Rosacea is a chronic and progressive skin condition characterized by episodes of remission and exacerbations of its many cutaneous symptoms, including flushing, facial erythema, telangiectasia, edema, papules, pustules, ocular lesions, and rhinophyma. Approximately 16 million individuals in the United States are affected by rosacea. The incidence of rosacea is increasing with aging. Rosacea is more frequently observed in women than in men; however, men with rosacea often have more disfiguring skin changes than women.
Diabetes affects 25.8 million individuals in the United States, an estimated 8.3% of the US population. Furthermore, approximately 79 million US adults aged >20 years have prediabetes. Based on the aging of the US population and its projected increasing incidence in the coming decades, diabetes is estimated to affect 1 in 3 US adults by 2050. Effective preventive strategies, particularly in high-risk individuals, may reduce the projected increase in the prevalence of diabetes.
Diabetes, a chronic disease that is often accompanied by multiple comorbidities and health complications, is the seventh leading medical cause of death in the United States. In fact, the mortality rate for patients with diabetes is 1.5 times higher than for individuals without diabetes. Diabetes affects an estimated 29.1 million individuals in the United States—an alarming 9.3% of the US population. In addition, an estimated 37% of US adults aged ≥20 years have prediabetes, according to the 2009-2012 National Health and Nutrition Examination Survey data. The prevalence of diabetes is projected to increase from 1 in 10 adults today to 1 in 3 adults by 2050, coinciding with the aging of the baby boom generation during the next few decades. Type 2 diabetes mellitus accounts for approximately 90% to 95% of all cases of diabetes.
Multiple myeloma, also referred to as myeloma, is a malignant neoplasm of plasma cells in the bone marrow that leads to bone destruction and bone marrow failure. According to the American Cancer Society, an estimated 26,850 new cases of myeloma will be diagnosed in 2015, and 11,240 deaths will be attributed to myeloma.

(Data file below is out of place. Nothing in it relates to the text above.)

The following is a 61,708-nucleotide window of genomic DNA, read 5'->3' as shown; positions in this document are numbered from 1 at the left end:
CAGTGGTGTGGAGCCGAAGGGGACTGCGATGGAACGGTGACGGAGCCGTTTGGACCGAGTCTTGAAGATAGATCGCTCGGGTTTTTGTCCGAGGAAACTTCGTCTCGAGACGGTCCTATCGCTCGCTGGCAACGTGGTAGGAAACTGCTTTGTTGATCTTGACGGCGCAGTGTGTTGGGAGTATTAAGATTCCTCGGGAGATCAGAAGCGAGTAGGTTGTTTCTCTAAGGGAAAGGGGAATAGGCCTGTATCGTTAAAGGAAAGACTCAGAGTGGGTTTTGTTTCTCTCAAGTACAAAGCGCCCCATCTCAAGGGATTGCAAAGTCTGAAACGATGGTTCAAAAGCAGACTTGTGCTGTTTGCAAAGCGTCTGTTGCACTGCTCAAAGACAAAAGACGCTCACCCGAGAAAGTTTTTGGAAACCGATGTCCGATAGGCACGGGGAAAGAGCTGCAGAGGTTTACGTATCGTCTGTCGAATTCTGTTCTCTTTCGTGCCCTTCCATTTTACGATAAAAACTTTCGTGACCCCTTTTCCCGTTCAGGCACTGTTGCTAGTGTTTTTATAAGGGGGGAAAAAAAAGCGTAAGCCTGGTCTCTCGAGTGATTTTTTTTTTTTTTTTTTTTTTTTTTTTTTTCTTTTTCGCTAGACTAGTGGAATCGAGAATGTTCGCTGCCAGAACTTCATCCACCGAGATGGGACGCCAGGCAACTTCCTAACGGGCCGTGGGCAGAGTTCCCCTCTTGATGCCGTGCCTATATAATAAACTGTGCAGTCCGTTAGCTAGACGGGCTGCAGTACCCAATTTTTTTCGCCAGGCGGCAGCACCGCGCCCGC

Approximately 130 million to 170 million individuals worldwide, including 3.2 million Americans, are infected with chronic hepatitis C virus (HCV), making it the most common blood-borne disease. Chronic HCV infection is a silent epidemic; the disease can remain quiescent for decades before clinically significant symptoms appear.
In the United States, heart disease is the number one cause of death, claiming the lives of approximately 600,000 people annually—a staggering 1 in every 4 deaths. Coronary heart disease (CHD) alone accounts for nearly 380,000 deaths yearly. Myocardial infarction (MI) is a common type of CHD affecting 720,000 Americans every year. Of these total MIs, 515,000 are first MIs, and 205,000 are recurrent MIs.
Chronic lymphocytic leukemia (CLL), a cancer of B-cell lymphocytes, is the most common type of leukemia in Western adult patients. According to the Leukemia and Lymphoma Society, more than 15,600 Americans were diagnosed with CLL in 2013.
Lung cancer is one of the most frequently diagnosed cancers, as well as the leading cause of cancer-related mortality in the United States. According to the American Cancer Society, more than 159,000 Americans will die from lung cancer in 2014, representing approximately 27% of all cancer deaths. Non–small-cell lung cancer (NSCLC), the most common form of lung cancer, accounts for 85% to 90% of all cases. NSCLC comprises a number of histologies, including adenocarcinoma, squamous-cell carcinoma, nonsquamous carcinoma, large-cell carcinoma, sarcomatoid carcinoma, and adenosquamous carcinoma.
More than 29 million individuals in the United States have diabetes; of these, approximately 21 million people are diagnosed, and 8 million individuals remain undiagnosed and untreated.
Thyroid cancer, cancer that starts in the thyroid gland, accounts for 3.8% of all cancer cases in the United States. There were an estimated 62,980 new cases of thyroid cancer and 1890 deaths resulting from thyroid cancer in 2014. Thyroid cancer is most common in people aged 45 to 54 years (median age, 50 years), and it occurs 2 to 3 times more often in women than in men. The incidence of thyroid cancer has risen steadily in recent years. Although this increasing rate can be attributed largely to disease detection at an earlier stage, the incidence of larger tumors has also increased.
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  •  Association for Value-Based Cancer Care
  • Value-Based Cancer Care
  • Value-Based Care in Rheumatology
  • Oncology Practice Management
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